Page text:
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Rage Grows in America: Anti‑Government Conspiracies

Conspiracy Theories Prompting Action: Richard Poplawski

Anti-government conspiracy theories seem clearly to have played a role in April 2009, in Pittsburgh, when a young man named Richard Poplawski allegedly gunned down three Pittsburgh Police Bureau officers responding to a 911 domestic disturbance call at his residence.

Richard Poplawski's conspiratorial belief led him to allegedly murder three Pittsburgh police officers and wound another

Poplawski was a budding white supremacist who became angry after the election of Obama. Like Nancy Genovese, a New York woman whose conspiratorial beliefs led to her arrest for trespassing on an Air National Guard base, Poplawski paid attention to Alex Jones and other conspiracy theorists. He, like Genovese, became concerned about issues like gun confiscation, the military being used against citizens, and FEMA concentration camps. And, like her, he also purchased an assault rifle.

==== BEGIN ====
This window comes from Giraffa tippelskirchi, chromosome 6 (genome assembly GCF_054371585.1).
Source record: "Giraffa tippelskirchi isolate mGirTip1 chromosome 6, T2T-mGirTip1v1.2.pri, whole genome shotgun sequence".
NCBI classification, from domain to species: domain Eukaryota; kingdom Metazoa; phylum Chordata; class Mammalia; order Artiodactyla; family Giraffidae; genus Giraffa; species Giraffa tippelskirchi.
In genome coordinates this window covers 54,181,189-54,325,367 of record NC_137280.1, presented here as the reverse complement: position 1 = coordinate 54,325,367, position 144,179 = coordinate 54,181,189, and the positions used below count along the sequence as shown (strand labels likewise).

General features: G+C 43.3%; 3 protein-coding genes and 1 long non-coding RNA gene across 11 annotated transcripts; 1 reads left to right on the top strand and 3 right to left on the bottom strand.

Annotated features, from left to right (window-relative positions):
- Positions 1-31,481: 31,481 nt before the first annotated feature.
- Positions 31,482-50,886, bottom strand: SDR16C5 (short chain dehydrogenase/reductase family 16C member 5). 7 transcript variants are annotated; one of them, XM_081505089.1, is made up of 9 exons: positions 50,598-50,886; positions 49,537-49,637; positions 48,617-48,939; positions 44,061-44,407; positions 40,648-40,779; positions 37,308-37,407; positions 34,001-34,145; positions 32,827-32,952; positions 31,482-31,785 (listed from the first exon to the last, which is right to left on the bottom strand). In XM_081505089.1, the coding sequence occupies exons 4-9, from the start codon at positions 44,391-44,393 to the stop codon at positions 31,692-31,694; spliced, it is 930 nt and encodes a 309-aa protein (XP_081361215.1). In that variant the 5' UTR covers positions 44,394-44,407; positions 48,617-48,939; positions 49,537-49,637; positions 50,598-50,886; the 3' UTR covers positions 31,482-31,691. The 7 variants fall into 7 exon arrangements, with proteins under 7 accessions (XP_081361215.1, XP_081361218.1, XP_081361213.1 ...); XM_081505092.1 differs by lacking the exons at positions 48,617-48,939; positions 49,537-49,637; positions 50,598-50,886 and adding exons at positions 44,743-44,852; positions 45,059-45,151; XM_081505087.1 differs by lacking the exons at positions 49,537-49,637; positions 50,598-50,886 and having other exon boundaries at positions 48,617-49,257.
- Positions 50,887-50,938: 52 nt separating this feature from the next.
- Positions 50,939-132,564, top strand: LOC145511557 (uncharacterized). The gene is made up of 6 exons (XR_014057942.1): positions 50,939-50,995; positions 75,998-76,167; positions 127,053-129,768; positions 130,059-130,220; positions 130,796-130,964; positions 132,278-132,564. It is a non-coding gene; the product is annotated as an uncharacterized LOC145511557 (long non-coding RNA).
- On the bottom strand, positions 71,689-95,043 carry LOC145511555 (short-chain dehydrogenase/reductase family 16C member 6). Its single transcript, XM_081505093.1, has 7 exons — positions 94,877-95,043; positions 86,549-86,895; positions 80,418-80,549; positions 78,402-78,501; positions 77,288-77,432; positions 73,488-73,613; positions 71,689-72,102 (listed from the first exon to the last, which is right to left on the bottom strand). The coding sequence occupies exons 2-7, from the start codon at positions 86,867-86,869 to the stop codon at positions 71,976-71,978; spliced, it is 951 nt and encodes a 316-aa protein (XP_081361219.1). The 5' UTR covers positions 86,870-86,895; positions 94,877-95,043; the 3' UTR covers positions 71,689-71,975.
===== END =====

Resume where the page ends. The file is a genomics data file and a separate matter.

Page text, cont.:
Poplawski began studying the government he feared. In February 2009, when Pittsburgh residents flocked to the streets to celebrate the Pittsburgh Steelers’ Super Bowl victory, Poplawski went into the streets, too. However, Poplawski was there not to celebrate but to observe the Pittsburgh police, and how they engaged in crowd control. As he watched the police use buses to help manage crowd control, Poplawski later wrote that he imagined government buses transporting people to FEMA facilities.

Poplawski, though, went further than mere surveillance. When his mother called 911 after the two argued, Poplawski readied himself for a showdown, donning body armor and grabbing his weapons. When police arrived at the home, Poplawski allegedly opened fire on them, killing all three, and began a standoff, which ended in a shootout that left a fourth officer wounded before Poplawski was subdued. He currently awaits trial on murder charges.

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